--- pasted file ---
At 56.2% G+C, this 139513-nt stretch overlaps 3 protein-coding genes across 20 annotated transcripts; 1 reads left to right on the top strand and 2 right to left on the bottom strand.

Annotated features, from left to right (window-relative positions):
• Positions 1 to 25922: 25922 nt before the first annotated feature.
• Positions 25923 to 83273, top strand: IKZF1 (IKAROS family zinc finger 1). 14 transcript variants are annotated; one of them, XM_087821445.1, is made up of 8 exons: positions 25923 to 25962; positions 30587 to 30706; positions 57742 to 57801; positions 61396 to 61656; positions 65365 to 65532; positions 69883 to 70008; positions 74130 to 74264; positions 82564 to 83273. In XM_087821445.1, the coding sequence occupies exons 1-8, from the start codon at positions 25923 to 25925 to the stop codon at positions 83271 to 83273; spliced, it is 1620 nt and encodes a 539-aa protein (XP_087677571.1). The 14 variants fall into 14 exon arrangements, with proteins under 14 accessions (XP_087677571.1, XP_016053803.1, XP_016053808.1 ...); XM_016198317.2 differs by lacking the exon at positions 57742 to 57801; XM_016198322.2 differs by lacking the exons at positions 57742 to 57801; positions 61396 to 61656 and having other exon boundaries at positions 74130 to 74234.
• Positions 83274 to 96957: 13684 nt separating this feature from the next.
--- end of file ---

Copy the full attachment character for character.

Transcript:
At 56.2% G+C, this 139513-nt stretch overlaps 3 protein-coding genes across 20 annotated transcripts; 1 reads left to right on the top strand and 2 right to left on the bottom strand.

Annotated features, from left to right (window-relative positions):
• Positions 1 to 25922: 25922 nt before the first annotated feature.
• Positions 25923 to 83273, top strand: IKZF1 (IKAROS family zinc finger 1). 14 transcript variants are annotated; one of them, XM_087821445.1, is made up of 8 exons: positions 25923 to 25962; positions 30587 to 30706; positions 57742 to 57801; positions 61396 to 61656; positions 65365 to 65532; positions 69883 to 70008; positions 74130 to 74264; positions 82564 to 83273. In XM_087821445.1, the coding sequence occupies exons 1-8, from the start codon at positions 25923 to 25925 to the stop codon at positions 83271 to 83273; spliced, it is 1620 nt and encodes a 539-aa protein (XP_087677571.1). The 14 variants fall into 14 exon arrangements, with proteins under 14 accessions (XP_087677571.1, XP_016053803.1, XP_016053808.1 ...); XM_016198317.2 differs by lacking the exon at positions 57742 to 57801; XM_016198322.2 differs by lacking the exons at positions 57742 to 57801; positions 61396 to 61656 and having other exon boundaries at positions 74130 to 74234.
• Positions 83274 to 96957: 13684 nt separating this feature from the next.